We’d haul a card table, the jug and the plywood to the end of my considerable driveway. Inevitably, we’d run back to the house for pens, paper and a calculator in order to make formal receipts for our customers — just in case they wanted to write off their purchase for tax purposes.

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The chicken and the egg

BGEThis summer, my husband got a new best friend. Happily, he’s not like that other guy he ran around with for a while whose wife would only eat chicken teriyaki at the sushi restaurant. Nope, this one’s a foodie. He’s big and green, has dimples all over him and is in the perfect shape of an egg. Can you guess what he is?

It was tricky, readers, but you got it: It’s the Big Green Egg. And we love him.

For those of you yet to be introduced, this contraption is basically a souped up version of those orange, round Weber grills. BGE, though, is made of ceramic and can get to a whopping 700˚F (woof, woof).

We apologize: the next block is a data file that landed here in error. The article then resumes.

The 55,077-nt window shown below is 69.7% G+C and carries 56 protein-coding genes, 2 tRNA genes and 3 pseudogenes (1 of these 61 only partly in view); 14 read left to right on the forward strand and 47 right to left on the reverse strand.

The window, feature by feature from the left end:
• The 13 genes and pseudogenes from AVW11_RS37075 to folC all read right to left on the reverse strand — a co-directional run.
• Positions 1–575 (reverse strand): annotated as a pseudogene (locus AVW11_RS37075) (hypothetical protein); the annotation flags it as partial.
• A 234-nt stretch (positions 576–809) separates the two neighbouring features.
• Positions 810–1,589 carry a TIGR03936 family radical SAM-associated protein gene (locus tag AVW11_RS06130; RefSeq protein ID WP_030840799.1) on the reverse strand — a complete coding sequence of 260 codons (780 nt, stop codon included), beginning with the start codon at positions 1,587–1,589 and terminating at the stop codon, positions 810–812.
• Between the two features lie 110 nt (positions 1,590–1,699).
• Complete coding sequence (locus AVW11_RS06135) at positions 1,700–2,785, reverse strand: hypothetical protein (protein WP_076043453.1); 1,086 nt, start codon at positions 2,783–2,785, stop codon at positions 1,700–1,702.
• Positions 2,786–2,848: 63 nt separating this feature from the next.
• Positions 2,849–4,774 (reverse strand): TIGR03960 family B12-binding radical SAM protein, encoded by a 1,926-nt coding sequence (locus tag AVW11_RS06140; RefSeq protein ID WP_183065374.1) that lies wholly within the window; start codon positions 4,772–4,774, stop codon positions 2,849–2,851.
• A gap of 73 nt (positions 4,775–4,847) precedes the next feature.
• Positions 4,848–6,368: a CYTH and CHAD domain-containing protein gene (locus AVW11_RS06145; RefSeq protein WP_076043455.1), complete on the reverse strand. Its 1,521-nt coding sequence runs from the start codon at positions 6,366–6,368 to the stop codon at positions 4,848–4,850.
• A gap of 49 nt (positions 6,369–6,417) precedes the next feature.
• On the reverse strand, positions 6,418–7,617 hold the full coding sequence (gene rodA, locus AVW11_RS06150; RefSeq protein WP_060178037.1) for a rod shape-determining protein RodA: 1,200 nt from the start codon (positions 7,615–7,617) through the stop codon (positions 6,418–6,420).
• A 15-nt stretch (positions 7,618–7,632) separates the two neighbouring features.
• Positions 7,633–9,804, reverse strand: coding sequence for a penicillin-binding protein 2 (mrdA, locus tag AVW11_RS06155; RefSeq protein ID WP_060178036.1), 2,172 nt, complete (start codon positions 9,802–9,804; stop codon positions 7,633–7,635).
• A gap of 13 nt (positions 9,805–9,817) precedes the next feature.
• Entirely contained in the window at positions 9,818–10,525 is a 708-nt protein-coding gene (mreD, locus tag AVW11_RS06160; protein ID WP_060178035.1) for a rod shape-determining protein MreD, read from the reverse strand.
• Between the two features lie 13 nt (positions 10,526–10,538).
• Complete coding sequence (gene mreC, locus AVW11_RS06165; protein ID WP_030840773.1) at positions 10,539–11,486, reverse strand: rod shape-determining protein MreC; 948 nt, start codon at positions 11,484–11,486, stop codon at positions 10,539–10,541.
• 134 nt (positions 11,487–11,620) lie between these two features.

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The thrill of the chase

roadSo there we were the other evening standing in the middle of the street. It had been an overcast day and the kids’ hair was still stringy from a dip in the cold pool. We’d just finished eating hamburgers and hotdogs as part of a Memorial Day family celebration. But now it was time to get serious and stand in the middle of the street.

The players were my two nephews Eric and Reece, my niece Kennedy, my stepdaughter Gabrielle and myself. Eric’s girlfriend Emily was there too, but didn’t want to do it.

“How far?” said Kennedy, the coolest 8-year-old in the world. She squinted into the distance, putting her hand on her forehead.

“To the turn off?” Gabrielle said, placing a hand on one bent knee.

“Looks good to me,” I said.

“Wait, how far again?” Reece asked, the braces on his 12-year-old mouth clunky and gleaming.

“To the turn off, to the green sign,” Gabrielle answered.